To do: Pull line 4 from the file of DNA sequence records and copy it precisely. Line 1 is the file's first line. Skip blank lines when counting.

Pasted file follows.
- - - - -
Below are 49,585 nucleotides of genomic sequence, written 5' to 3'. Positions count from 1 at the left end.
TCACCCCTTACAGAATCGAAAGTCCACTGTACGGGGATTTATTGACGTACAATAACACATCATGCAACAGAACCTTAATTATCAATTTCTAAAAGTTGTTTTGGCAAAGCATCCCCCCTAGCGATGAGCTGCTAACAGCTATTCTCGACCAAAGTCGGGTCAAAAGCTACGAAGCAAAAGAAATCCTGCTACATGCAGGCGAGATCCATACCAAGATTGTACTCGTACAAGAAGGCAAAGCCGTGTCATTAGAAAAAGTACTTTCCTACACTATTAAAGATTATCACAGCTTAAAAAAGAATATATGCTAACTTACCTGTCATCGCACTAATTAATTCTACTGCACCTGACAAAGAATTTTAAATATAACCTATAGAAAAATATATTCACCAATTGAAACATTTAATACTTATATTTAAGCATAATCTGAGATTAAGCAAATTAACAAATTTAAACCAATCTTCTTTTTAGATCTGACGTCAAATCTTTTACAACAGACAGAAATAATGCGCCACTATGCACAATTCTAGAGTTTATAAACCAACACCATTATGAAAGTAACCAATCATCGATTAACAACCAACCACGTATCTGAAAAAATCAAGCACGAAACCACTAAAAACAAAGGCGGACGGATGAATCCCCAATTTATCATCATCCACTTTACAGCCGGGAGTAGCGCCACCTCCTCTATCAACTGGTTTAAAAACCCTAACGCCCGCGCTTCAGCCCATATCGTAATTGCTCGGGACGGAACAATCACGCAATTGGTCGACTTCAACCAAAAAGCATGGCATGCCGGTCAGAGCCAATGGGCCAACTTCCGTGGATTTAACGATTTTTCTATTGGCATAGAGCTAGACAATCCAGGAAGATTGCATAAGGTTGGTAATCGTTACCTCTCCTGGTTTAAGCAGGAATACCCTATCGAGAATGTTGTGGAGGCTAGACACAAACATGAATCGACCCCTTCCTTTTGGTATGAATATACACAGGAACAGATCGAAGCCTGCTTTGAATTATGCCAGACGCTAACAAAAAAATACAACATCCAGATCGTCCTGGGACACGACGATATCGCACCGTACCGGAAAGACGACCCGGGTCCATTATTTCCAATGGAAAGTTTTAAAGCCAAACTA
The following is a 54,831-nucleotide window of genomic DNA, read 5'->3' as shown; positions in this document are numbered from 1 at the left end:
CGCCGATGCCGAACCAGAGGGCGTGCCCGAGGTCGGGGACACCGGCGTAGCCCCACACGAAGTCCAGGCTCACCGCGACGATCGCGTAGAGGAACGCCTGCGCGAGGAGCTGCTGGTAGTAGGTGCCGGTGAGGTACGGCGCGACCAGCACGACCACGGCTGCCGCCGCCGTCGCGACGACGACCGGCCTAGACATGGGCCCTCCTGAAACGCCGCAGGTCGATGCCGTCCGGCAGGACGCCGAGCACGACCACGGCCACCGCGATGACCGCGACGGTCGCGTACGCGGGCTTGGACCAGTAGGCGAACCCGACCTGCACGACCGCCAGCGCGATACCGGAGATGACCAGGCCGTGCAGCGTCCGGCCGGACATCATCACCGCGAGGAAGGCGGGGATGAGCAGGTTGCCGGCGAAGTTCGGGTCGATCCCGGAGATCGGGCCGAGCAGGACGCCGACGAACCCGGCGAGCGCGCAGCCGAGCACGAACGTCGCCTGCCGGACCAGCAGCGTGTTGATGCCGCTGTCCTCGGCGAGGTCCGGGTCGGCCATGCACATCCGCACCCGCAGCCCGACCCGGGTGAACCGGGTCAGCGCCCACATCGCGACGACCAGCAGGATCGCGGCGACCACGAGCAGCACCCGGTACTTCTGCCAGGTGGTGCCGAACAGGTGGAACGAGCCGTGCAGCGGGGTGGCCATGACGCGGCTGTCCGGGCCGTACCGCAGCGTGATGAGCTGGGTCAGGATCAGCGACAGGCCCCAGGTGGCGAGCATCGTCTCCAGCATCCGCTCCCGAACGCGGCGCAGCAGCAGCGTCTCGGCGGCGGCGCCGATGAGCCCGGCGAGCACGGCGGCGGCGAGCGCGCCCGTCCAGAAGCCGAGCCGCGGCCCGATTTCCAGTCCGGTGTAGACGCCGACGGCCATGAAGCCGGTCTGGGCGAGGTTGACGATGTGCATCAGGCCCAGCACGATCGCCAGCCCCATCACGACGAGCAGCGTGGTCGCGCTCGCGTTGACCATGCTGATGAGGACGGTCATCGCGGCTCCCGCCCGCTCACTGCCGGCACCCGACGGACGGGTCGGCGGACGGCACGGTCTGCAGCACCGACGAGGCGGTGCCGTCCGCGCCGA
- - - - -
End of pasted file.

CGCCGATGCCGAACCAGAGGGCGTGCCCGAGGTCGGGGACACCGGCGTAGCCCCACACGAAGTCCAGGCTCACCGCGACGATCGCGTAGAGGAACGCCTGCGCGAGGAGCTGCTGGTAGTAGGTGCCGGTGAGGTACGGCGCGACCAGCACGACCACGGCTGCCGCCGCCGTCGCGACGACGACCGGCCTAGACATGGGCCCTCCTGAAACGCCGCAGGTCGATGCCGTCCGGCAGGACGCCGAGCACGACCACGGCCACCGCGATGACCGCGACGGTCGCGTACGCGGGCTTGGACCAGTAGGCGAACCCGACCTGCACGACCGCCAGCGCGATACCGGAGATGACCAGGCCGTGCAGCGTCCGGCCGGACATCATCACCGCGAGGAAGGCGGGGATGAGCAGGTTGCCGGCGAAGTTCGGGTCGATCCCGGAGATCGGGCCGAGCAGGACGCCGACGAACCCGGCGAGCGCGCAGCCGAGCACGAACGTCGCCTGCCGGACCAGCAGCGTGTTGATGCCGCTGTCCTCGGCGAGGTCCGGGTCGGCCATGCACATCCGCACCCGCAGCCCGACCCGGGTGAACCGGGTCAGCGCCCACATCGCGACGACCAGCAGGATCGCGGCGACCACGAGCAGCACCCGGTACTTCTGCCAGGTGGTGCCGAACAGGTGGAACGAGCCGTGCAGCGGGGTGGCCATGACGCGGCTGTCCGGGCCGTACCGCAGCGTGATGAGCTGGGTCAGGATCAGCGACAGGCCCCAGGTGGCGAGCATCGTCTCCAGCATCCGCTCCCGAACGCGGCGCAGCAGCAGCGTCTCGGCGGCGGCGCCGATGAGCCCGGCGAGCACGGCGGCGGCGAGCGCGCCCGTCCAGAAGCCGAGCCGCGGCCCGATTTCCAGTCCGGTGTAGACGCCGACGGCCATGAAGCCGGTCTGGGCGAGGTTGACGATGTGCATCAGGCCCAGCACGATCGCCAGCCCCATCACGACGAGCAGCGTGGTCGCGCTCGCGTTGACCATGCTGATGAGGACGGTCATCGCGGCTCCCGCCCGCTCACTGCCGGCACCCGACGGACGGGTCGGCGGACGGCACGGTCTGCAGCACCGACGAGGCGGTGCCGTCCGCGCCGA